You are on page 1of 34

The Stages of Higher Knowledge

by Rudolf Steiner (Berlin 1905-1908) GA 12

Translated by Lisa Monges and Floyd McKnight Anthroposophic Press The German original of this book bears the title, Die Stufen der hheren Erkenntnis (No. 12 in the Bibliographical Survey, 1961). It was formerly published in English under the title, The Gates of Knowledge. This short book is a sequel to Knowledge of the Higher Worlds and Its Attainment. Originally Published in the magazine Lucifer-Gnosis 1905-1908. Later republished in book form. Major divisions of this book deal with Imagination, Inspiration, and Intuition. These three terms have a special significance as indicated by the author and should not be understood as identical with commonly-used words with which they might be confused. Copyright 1967 by Anthroposophic Press, Inc. Library of Congress Catalog Card No 67-24379.

Translator's Note
FEELING a moral responsibility to convey, as far as possible in any translation, the original meaning intended by the author, the translator has used the word representation wherever Vorstellung had appeared. Thus it is distinguished from Idee even though both these different words are frequently rendered as idea in English. As Dr. H. Poppelbaum noted in his preface to the revised 1939 translation of The Philosophy of Spiritual Activity, the word representation, however clumsy it may seem at first glance, is justified, because the mental picture indeed stands for the concept and represents it. The difficulty in translating the word Vorstellung, however, is acknowledged and further emphasized by a more recent translator, Michael Wilson. He, in his introduction to his translation of the same work re-titled, The Philosophy of Freedom (1966), explains his use of the term mental image as being more accurate for English usage. Interested readers are referred to these two translators for a full exposition of the problem. Rudolf Steiner's original paragraphing, undoubtedly regarded at first as a stumbling block by some readers, also has been retained in this translation. This is because, carefully and deliberately arrived at by the author, it is an essential part of the whole work, helping to express what was meant.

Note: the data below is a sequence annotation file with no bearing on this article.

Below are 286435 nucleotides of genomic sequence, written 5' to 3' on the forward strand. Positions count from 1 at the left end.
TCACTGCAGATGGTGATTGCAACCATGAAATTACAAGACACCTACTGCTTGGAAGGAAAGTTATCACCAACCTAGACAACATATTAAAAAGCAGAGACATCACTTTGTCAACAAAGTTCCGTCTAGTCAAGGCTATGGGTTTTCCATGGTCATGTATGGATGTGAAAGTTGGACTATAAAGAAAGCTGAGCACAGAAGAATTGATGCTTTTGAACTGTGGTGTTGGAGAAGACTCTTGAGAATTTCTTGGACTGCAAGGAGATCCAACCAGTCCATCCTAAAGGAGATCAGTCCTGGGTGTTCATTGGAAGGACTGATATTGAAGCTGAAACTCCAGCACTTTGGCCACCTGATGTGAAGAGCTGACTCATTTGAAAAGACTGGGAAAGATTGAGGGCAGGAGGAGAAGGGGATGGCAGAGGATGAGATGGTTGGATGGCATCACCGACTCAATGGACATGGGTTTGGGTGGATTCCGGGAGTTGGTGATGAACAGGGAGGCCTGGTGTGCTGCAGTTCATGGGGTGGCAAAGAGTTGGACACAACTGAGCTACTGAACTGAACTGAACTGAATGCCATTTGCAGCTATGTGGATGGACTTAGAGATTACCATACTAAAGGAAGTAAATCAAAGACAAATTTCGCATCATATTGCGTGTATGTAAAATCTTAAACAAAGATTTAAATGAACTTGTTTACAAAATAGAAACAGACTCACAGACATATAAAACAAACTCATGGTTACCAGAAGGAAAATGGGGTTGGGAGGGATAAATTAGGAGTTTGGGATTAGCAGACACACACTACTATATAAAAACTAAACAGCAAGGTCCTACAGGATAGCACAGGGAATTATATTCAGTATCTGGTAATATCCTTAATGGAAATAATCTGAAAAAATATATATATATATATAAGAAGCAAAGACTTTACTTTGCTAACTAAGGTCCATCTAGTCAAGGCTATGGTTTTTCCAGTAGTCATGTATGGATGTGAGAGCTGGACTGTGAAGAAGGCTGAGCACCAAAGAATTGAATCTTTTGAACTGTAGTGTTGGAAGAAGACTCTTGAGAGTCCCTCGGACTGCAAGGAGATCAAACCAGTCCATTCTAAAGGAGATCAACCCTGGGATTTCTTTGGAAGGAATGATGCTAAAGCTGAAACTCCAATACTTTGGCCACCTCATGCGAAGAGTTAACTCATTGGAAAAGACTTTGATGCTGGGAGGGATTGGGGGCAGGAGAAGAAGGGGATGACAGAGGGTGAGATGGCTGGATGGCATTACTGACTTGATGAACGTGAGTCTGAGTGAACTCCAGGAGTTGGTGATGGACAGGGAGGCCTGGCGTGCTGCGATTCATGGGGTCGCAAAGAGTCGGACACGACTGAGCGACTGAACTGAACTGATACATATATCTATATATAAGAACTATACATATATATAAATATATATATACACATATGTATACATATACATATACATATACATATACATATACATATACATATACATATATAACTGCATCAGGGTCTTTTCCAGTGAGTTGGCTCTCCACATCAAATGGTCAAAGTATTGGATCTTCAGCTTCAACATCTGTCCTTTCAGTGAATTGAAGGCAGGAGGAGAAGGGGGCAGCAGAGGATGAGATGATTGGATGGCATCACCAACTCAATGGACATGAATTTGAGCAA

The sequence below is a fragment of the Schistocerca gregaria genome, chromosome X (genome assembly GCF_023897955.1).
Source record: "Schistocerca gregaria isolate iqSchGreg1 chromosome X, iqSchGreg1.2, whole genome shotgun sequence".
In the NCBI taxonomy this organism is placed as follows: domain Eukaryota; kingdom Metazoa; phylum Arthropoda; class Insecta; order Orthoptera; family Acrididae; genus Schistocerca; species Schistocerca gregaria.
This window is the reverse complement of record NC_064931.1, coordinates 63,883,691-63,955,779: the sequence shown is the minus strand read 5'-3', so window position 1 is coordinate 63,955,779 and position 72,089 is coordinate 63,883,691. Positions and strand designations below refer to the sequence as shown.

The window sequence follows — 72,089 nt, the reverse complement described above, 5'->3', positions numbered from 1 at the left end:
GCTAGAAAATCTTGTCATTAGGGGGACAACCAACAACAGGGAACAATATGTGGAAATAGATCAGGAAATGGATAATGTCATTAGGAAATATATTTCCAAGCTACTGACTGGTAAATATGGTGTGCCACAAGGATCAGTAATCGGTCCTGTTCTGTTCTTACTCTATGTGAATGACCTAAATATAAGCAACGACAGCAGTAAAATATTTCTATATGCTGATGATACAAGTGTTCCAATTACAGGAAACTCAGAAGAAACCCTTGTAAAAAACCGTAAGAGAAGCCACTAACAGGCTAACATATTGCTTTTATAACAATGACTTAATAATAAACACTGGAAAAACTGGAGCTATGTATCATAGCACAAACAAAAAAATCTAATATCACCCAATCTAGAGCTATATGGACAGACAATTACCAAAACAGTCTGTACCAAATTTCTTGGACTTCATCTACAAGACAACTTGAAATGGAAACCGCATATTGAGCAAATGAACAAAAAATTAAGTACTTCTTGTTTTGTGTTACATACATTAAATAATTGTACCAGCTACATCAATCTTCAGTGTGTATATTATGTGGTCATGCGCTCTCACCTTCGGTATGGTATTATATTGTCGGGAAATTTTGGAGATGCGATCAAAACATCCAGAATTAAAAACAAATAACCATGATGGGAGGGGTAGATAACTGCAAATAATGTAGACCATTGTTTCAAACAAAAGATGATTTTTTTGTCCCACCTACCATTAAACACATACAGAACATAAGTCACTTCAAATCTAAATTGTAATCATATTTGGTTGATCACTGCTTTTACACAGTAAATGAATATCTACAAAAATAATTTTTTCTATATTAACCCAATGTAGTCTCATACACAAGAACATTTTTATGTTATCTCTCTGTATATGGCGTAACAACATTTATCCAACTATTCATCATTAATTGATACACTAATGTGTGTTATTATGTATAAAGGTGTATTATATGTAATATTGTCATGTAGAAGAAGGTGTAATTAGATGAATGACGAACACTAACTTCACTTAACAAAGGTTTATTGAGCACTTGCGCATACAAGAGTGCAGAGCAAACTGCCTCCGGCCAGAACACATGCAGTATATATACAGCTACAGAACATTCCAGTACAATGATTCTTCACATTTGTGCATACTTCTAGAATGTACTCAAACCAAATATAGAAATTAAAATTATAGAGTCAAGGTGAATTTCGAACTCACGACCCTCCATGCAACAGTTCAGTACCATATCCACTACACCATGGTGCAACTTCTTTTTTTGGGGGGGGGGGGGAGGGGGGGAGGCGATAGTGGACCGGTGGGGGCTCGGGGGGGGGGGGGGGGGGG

Preface by Marie Steiner (1931)